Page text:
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Nerve Injuries and Nerve Compression Syndrome

Nerve Injuries

Nerves, known as the “electrical wiring” of the body, are responsible for sending signals from the brain to various parts of the body, including the hand and upper extremities. Some nerves carry signals from the brain to make muscles move, while other nerves carry signals back to the brain and relay information such as pain and temperature. Nerves can be damaged from a variety of traumatic injuries including a cut or a stretch. Nerve injuries might present themselves with a difficulty in moving a muscle in the arm or hand or with an altered or absent sensation in a specific part of the hand or fingers. Nerves in the fingers may be easily injured when you suffer a laceration or cut to the finger. There are a multitude of factors that determine how to best treat a nerve injury.

The brachial plexus is the “command center” for upper extremity nerves – all functional nerves of the upper extremity originate from the brachial plexus. The brachial plexus can be injured in a multitude of traumatic situations, and the management of these injuries is very complex. To learn more about brachial plexus injuries, please click here.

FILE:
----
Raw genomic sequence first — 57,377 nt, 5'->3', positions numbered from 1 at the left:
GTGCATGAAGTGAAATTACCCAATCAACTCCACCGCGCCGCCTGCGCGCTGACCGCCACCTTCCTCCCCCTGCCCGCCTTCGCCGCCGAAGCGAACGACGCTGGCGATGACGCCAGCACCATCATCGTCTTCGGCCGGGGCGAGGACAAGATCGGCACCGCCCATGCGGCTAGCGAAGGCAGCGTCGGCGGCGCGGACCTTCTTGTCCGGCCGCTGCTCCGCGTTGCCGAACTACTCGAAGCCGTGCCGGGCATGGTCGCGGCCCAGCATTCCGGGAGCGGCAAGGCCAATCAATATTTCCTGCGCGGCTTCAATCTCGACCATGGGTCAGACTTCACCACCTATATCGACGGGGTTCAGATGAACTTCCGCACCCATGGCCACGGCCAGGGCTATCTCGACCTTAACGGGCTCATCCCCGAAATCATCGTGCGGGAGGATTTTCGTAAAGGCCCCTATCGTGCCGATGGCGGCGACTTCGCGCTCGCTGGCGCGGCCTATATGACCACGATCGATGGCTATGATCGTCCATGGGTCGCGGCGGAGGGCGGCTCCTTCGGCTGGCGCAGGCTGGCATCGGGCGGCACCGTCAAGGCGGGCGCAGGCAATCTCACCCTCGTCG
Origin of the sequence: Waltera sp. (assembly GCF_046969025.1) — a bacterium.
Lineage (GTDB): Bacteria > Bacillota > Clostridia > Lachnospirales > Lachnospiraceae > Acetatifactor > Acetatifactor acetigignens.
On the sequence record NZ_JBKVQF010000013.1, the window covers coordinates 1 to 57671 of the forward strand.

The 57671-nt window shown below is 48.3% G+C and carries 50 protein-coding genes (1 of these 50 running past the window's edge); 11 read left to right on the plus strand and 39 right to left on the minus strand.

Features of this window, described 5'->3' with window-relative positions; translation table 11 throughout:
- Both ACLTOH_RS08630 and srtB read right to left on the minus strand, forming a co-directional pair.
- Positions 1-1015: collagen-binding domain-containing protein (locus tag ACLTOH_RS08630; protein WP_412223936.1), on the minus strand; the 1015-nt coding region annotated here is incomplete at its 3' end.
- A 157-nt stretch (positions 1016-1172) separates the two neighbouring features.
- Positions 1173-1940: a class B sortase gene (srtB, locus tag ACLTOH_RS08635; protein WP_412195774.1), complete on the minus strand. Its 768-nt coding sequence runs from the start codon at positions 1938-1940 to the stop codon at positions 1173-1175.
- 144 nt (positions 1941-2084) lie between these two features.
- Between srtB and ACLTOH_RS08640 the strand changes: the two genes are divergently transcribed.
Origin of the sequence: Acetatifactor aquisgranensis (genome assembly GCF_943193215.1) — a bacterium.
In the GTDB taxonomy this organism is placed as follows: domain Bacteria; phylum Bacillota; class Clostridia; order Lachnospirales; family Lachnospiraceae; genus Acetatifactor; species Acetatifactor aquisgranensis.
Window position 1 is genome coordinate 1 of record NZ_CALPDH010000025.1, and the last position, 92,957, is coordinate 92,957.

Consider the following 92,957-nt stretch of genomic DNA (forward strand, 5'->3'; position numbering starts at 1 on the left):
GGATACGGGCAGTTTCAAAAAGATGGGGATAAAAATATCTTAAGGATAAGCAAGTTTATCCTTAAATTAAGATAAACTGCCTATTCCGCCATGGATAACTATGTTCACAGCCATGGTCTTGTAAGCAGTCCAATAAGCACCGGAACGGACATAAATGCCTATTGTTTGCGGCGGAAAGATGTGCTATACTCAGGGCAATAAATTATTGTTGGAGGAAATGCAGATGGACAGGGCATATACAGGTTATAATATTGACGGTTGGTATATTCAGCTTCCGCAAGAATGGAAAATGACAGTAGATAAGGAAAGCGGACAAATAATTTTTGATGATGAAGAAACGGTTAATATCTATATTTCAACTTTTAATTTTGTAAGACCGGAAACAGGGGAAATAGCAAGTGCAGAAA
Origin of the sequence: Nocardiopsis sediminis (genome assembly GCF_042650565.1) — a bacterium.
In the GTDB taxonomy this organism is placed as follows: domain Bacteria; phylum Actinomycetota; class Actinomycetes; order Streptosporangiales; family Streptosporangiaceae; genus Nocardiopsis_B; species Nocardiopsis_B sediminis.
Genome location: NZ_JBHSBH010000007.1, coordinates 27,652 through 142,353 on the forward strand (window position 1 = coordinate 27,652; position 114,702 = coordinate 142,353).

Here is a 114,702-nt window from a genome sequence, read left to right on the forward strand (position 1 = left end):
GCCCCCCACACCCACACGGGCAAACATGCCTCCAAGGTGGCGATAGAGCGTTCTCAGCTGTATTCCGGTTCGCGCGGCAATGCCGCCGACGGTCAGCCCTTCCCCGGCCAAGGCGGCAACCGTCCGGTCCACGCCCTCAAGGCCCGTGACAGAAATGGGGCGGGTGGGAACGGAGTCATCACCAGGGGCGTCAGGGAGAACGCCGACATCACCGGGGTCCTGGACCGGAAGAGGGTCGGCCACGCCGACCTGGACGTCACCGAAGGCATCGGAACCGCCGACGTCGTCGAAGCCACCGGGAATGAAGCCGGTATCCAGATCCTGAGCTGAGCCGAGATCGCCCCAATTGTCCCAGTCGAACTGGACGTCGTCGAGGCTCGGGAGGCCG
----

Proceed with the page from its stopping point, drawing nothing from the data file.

Nerve Compression Syndromes

Nerves of the upper extremities can be subject to excessive pressure, known as “compression” or “pinching” of the nerve. This may cause numbness and pain in certain areas of the hand, wrist and fingers. The compression of different nerves may lead to a nerve compression syndrome, such as: carpal tunnel syndrome, cubital tunnel syndrome and radial tunnel syndrome.

To learn more about carpal tunnel syndrome, click here.

To learn more about cubital tunnel syndrome, click here.

To learn more about radial tunnel syndrome, click here.


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